Career Suicide? More Like Career Liberation! (And Why I’ve Made the Decision to Quit … Yet Again)

Every time you don’t follow your inner guidance, you feel a loss of energy, loss of power, a sense of spiritual deadness. – Shakti Gawain

Can I tell you something? Are you ready for it? …

I’m quitting my day job. Again.

Nearly 2 years ago in November 2008, I left my posh day job working in the Human Resources department for Walgreens corporate headquarters (the major retail pharmacy in the U.S. and Puerto Rico). I gave about 3 years of my life to Walgreens, starting off as a retail management intern while in college and then being hired right out of college into their HR department as a campus recruiter. Sweet deal! Handling the entire Western division of the United States, I traveled across the country, presented at countless colleges, universities, and career fairs, and held the power and esteem associated with working for a Fortune 50 company. Life seemed good.

Then I got promoted to a Diversity Strategy Specialist position handling companywide diversity projects for over 225,000 employees at the time. Wow. Major responsibility for a 23-year-old at the time. I had my own office (not a cube), brand new company laptop, a pseudo-secretary who’d take phone calls for me, and a huge, fat paycheck. I was living it up. One of the many bright faces of the company, literally.

So what made me quit?

I wasn’t happy. I felt empty inside. That all my hard work, life energy and intense dedication was for naught.

I didn’t know what would make me happy until I started to listen to my heart. This all happened this summer. But before I get to some great juicy stuff, some realizations to be had:

WTF?! I Just Brought In Over $1.5 Million In Sales Today And What Do I Get?

“Great job; remember, keep on pushing!”


I get paid $15.62 an hour (take home) so that I can make others rich? Toil away using my life energy so I can ensure you have plenty of money to fool around with? You have got to be kidding me.

But that’s how the way of the corporations work … most employees work to make the big bosses rich. We, the little people, furiously work at a frantic pace just to make nickels and dimes while those who have more power, leverage, and authority get away with taking home $100 per hour or more!

Before you go and say how I’m starting to be negative or focusing on all the wrong points, do understand I believe myself to be a great employee and love to be positive (there’s so much negativity in this world as is, why add to it?). I just find myself to be an even better entrepreneur and artist, hence why I am going to quit my corporate day job.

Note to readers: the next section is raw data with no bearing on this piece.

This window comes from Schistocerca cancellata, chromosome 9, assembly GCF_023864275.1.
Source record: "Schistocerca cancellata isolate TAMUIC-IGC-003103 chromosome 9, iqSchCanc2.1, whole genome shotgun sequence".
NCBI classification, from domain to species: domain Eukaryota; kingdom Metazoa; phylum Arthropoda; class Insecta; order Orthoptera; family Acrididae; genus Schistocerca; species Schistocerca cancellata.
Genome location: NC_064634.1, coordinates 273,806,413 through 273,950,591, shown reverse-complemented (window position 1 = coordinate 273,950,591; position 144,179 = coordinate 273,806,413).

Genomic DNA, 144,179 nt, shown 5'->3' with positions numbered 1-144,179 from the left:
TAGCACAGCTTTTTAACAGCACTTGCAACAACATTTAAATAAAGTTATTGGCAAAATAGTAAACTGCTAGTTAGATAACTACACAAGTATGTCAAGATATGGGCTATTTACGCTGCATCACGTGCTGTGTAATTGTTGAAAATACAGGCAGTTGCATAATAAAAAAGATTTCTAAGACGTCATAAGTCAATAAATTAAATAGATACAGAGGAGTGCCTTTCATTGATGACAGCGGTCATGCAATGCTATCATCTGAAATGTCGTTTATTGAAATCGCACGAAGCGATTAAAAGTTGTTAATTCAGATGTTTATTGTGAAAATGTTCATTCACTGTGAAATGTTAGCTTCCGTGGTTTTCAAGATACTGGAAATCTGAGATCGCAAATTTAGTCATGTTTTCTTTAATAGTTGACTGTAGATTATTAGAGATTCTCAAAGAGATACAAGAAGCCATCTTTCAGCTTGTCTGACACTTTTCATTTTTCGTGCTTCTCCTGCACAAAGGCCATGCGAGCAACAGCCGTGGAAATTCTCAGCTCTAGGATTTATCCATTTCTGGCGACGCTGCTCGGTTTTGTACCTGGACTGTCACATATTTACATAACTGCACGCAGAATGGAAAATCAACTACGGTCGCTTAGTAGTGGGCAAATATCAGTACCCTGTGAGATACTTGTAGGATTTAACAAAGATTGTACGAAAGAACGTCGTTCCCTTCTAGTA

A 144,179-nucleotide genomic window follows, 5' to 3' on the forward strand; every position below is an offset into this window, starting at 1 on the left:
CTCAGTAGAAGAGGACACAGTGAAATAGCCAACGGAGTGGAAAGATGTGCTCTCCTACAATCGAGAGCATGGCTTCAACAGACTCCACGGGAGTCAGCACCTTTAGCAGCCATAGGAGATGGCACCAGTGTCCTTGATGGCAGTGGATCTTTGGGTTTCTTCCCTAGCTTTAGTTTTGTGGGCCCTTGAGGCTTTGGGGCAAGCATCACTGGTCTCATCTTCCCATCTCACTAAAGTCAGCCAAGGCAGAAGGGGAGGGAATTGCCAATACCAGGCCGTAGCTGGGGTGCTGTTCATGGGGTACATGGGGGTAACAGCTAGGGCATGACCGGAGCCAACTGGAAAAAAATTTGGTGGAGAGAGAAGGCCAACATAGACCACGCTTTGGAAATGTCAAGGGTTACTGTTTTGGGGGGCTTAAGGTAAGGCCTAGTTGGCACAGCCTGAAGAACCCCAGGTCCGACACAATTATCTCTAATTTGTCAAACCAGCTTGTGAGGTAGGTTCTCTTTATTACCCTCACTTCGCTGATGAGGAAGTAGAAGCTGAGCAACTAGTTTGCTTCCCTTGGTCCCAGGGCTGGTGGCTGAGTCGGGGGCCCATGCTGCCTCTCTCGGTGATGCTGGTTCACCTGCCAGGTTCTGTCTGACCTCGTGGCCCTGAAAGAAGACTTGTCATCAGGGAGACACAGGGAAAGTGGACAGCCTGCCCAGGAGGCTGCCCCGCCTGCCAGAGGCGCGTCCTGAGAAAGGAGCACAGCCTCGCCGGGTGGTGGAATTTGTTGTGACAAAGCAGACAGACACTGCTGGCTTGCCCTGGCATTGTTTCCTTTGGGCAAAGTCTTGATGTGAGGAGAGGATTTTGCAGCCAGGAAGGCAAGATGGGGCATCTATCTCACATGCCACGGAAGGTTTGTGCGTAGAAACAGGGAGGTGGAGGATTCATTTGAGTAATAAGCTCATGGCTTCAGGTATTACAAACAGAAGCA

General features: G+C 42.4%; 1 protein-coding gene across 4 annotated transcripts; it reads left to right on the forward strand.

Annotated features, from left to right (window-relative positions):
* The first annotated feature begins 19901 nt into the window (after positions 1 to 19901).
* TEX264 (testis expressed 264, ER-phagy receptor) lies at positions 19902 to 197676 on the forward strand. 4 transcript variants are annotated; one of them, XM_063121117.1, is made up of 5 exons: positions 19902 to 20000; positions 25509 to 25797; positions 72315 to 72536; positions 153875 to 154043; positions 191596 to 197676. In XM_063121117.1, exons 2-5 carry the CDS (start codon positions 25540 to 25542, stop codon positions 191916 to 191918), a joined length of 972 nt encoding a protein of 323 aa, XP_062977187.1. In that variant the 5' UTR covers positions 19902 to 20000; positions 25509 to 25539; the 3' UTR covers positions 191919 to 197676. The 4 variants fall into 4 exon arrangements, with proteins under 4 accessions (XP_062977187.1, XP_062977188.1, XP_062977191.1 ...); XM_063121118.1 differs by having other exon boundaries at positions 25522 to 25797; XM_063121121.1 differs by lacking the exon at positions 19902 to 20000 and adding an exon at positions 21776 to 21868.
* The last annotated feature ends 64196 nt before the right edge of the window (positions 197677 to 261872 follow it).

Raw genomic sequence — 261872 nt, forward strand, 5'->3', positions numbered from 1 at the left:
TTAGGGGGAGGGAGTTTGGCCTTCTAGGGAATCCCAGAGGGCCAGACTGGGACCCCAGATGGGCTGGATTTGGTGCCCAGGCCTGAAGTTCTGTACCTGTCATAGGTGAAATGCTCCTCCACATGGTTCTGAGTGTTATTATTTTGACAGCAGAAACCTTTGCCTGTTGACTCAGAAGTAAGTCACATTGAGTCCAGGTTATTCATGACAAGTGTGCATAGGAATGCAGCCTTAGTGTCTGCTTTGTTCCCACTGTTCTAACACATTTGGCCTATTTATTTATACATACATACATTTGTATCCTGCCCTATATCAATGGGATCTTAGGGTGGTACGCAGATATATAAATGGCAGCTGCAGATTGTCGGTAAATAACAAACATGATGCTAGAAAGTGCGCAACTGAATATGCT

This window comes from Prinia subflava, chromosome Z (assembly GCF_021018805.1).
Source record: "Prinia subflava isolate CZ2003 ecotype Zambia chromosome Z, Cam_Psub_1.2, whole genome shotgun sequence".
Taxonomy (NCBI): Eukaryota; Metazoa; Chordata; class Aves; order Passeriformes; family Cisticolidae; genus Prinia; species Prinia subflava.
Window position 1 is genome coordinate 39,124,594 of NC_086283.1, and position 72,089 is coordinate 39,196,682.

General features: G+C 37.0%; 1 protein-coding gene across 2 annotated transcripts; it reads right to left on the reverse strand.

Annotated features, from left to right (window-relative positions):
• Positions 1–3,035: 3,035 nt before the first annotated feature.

I am the only one holding myself back. No one else. And I am the only one responsible for my own life, for my own happiness.

I’m quitting very, very soon. As in, by the end of November, this year. (Ironically, exactly 2 years after I quit Walgreens.)

“Whoa there, Nina … why are you posting that up for the world to see, including your bosses and coworkers?”

I am being true to myself and want everyone to see that it can be done and my life will be the example. If, for some reason, my managers get a wind of this prior to my leaving, I will just have to be satisfied that what’s done is done and everything happens for a reason.

How I Reached This Decision To Quit My Corporate Day Job

Realization #1: School has taught us wrong.

The point of school is to not teach us to be better citizens, smarter individuals, productive and creative artists, free thinkers and ambitious go-getters. They taught us to be obedient, to memorize everything by rote, to not “color outside the lines,” to listen and then do as instructed. Basically, school has taught us to become productive zombies for the big wigs at the top.

School oftentimes has nothing to do with how well you will perform at a particular post at a company. Your education won’t determine if you have integrity, are ethical in business dealings, will follow through on project assignments, are friendly to your coworkers and managers, and basically, are competent enough to do a job-well-done. Your education will provide certain foundations but that is all. Everything else is taught outside of school. The willingness to learn, make mistakes, take risks, and to be pro-active are major indicators of whether or not you can do any job successfully.

Realization #2: If I’m not happy with what I’m currently doing, I need to take action to get to where I am happy.

No brainer, right? But you’d be surprised at how many folks look at me with a queer eye or a glazed over look when I proclaim, “I want FREEDOM!!!”

  • They think I’m some foolish kid that’s about to destroy her career.
  • They think I’m making the biggest mistake of my life … again.
  • They may think I have loyalty issues and can’t commit to one company/organization and instead, need to bounce around, like some church-hopper who attends a different sermon at a different church every week.
  • They think I have serious issues.
  • They think I’m throwing all this potential down the drain.
  • They think I’m incredibly stupid.
  • They think I am just letting the stress of the times get to me.
  • They think, they think, they think …

Well, they’re wrong. I know exactly what I am doing. Listen carefully people: I am following my heart and doing what I was made to do. I’ve tried the corporate world a few times, all with the same end result: it doesn’t make me happy, no matter what company I’m in, what position I hold. What does that say? It certainly says I wasn’t meant to be in such an environment!

Also, let me tell you something. I am certainly not hating on those who absolutely love their corporate jobs. For some, that is their dream. Awesome!! If you love what you do, by all means, keep on doing it.

But as I already have mentioned before, nearly 80% of people who have jobs dislike it or nearly hate what they do. If you fall into the vast majority, can you do anything to get out of it? Anything at all? Before you become mummified while you’re still alive?

List 5 ways you can start to take action to get out of something you hate.

I’ll give you a starting point:

1. Research some areas in which you absolutely love to do or wish you could do.